A businessman is demanding more than Sh382 million from the family of former Cabinet Minister Nicholas Biwott as payment for loans dating back three years ago.
The Eldoret businessman, Mr Barnabas arap Kiprono, through his lawyer J K Chesoo, has named Mr Biwott’s widow Hannie and his children Rhoda Jeruto and Johana Catherine Kiprono as the people entitled to a share of his estate and who ought to clear the debt.
The former powerful minister died on July 11, 2017 at the age of 77. He had businesses in the banking, oil, construction and aviation, among other sectors.
In a case initially filed at the High Court in Kitale but which has been moved to Eldoret in unclear circumstances, Mr Kiprono said in an affidavit that he had loaned Mr Biwott Sh382 million.
He said he gave the former minister Sh50 million at an interest rate of 25 per cent on November 5, 2015 and additional Sh35 million at an interest rate of 30 per cent a month on December 11, 2015.
He added that he loaned the former minister another Sh10 million at an interest rate of 30 per cent on January 9, 2016 and Sh2 million at a similar rate on February 20, 2016. Later, he said, he loaned him Sh280 million at an interest rate of 18 per cent on March 29, 2016 and finally Sh5 million at an interest rate of 30 per cent on September 2, 2016.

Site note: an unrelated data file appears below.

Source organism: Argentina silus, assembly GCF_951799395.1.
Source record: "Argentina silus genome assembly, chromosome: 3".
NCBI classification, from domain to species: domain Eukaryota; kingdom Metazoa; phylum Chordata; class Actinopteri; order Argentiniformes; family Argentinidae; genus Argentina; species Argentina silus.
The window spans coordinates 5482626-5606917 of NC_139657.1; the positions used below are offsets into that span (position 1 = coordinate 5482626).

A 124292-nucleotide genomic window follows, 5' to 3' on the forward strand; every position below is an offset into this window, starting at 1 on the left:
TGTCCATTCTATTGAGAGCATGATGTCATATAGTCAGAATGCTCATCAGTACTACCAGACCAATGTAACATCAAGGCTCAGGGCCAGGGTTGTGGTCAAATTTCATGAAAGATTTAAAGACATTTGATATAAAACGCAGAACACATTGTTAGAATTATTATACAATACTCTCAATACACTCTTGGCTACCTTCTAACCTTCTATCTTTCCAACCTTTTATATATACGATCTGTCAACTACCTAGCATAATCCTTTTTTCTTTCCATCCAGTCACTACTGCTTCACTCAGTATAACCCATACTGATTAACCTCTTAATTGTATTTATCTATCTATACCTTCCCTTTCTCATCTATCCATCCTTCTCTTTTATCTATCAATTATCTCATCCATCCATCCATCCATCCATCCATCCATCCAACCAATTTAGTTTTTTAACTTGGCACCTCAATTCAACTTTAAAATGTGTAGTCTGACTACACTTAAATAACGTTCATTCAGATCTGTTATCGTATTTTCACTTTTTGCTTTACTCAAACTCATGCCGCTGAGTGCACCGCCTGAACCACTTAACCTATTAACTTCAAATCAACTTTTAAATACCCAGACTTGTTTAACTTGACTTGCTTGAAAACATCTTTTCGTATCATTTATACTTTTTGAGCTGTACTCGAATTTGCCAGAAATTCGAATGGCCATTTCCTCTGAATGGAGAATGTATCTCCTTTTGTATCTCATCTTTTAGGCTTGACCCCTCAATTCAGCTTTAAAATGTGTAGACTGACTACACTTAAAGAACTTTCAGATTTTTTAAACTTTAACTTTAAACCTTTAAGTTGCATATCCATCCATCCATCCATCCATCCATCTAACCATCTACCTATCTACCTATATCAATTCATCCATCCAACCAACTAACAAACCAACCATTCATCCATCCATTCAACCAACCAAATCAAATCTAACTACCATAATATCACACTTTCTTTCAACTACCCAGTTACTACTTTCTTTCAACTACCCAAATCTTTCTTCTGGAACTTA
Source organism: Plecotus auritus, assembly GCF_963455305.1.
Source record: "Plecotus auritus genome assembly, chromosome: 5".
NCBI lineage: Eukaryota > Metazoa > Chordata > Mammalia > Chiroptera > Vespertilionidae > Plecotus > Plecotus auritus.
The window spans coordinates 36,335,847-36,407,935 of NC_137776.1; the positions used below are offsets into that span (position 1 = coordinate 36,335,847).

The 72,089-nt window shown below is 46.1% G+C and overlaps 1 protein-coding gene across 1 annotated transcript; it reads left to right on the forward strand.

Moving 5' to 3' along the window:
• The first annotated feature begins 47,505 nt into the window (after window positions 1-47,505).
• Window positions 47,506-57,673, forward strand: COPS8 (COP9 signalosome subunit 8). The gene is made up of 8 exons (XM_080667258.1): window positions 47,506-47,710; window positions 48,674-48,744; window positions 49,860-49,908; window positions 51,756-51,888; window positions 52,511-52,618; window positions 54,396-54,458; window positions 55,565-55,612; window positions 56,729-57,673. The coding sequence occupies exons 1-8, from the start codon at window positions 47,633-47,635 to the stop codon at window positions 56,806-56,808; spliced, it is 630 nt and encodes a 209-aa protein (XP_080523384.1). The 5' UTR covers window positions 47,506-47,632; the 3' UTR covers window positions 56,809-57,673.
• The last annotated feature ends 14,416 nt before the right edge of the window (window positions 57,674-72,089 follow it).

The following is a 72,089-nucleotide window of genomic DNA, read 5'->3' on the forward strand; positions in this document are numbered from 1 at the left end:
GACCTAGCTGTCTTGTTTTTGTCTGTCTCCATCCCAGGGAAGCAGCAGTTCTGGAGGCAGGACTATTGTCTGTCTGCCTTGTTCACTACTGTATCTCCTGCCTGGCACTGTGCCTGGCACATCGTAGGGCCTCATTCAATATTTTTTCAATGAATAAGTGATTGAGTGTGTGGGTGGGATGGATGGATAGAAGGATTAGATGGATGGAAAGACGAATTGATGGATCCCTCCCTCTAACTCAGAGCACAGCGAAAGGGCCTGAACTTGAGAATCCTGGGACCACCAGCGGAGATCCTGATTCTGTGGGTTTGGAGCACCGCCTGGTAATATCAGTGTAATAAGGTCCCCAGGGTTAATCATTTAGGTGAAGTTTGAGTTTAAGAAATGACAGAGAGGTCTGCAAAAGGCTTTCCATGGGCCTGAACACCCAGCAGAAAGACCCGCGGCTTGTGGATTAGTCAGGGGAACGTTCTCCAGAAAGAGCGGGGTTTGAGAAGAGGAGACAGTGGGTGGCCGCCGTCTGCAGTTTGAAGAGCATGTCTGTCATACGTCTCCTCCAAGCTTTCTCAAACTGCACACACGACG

It is not clear what the money was for as Mr Kiprono only said it was a loan advancement. The businessman said he had not been able to recover his money since Mr Biwott’s death. “The demise of Biwott has halted the payments and the recovery efforts,” said Mr Kiprono in the suit, adding that Mr Biwott was aware of the debt.
He wants to be enlisted as one of the administrators of his estate. “I have never recovered part of the money nor has anyone else done so on my behalf and I hold no security for the money,” said Mr Kiprono while naming Mr Biwott’s widow and children as the respondents in the suit.
Mr Kiprono named three commercial plots in Eldoret and another at Kwanza and Namanjalala in Trans Nzoia as some of the assets of Mr Biwott. According to Mr Kiprono, the assets are valued at more than Sh1 billion.
He has given the three 21 days to respond on why he should not be enlisted as one of the administrators of the estates.
“Take note that in default of your so appearing and accepting and extracting letters of administration, the court may proceed to grant letters of administration to the said estate your absence notwithstanding,” said Ms Chesoo, the businessman’s lawyer, in a notice in the dailies yesterday.
Mr Biwott’s family had called on anyone whom the former minister owed to file evidence and claims.